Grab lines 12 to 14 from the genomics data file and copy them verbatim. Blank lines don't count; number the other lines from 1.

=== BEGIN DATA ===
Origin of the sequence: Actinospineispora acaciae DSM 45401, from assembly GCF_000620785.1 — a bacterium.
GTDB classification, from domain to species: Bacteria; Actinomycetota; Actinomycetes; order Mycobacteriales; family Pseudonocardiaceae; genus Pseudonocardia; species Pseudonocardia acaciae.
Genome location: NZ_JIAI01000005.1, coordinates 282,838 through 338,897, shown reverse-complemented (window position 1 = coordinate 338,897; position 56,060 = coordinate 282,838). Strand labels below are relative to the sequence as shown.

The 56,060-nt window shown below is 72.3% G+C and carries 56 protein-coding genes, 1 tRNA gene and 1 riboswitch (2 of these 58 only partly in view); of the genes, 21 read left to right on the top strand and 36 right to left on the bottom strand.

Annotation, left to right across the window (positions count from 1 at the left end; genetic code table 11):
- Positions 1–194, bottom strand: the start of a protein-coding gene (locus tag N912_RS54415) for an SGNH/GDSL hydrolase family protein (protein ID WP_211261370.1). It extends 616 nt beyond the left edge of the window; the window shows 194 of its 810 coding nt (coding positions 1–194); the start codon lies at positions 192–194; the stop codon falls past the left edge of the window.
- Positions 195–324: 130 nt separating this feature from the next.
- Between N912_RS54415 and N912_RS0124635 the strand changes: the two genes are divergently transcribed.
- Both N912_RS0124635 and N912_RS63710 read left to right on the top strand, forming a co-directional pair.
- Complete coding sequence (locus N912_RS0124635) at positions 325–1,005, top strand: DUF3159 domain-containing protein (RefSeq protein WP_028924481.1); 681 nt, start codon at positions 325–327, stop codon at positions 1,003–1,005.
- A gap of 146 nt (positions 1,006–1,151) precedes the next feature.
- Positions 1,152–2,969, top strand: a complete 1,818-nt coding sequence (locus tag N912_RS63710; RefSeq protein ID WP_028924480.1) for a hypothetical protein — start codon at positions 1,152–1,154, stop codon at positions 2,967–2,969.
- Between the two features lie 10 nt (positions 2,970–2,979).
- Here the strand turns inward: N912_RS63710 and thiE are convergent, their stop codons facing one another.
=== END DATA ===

- Positions 1,152–2,969, top strand: a complete 1,818-nt coding sequence (locus tag N912_RS63710; RefSeq protein ID WP_028924480.1) for a hypothetical protein — start codon at positions 1,152–1,154, stop codon at positions 2,967–2,969.
- Between the two features lie 10 nt (positions 2,970–2,979).
- Here the strand turns inward: N912_RS63710 and thiE are convergent, their stop codons facing one another.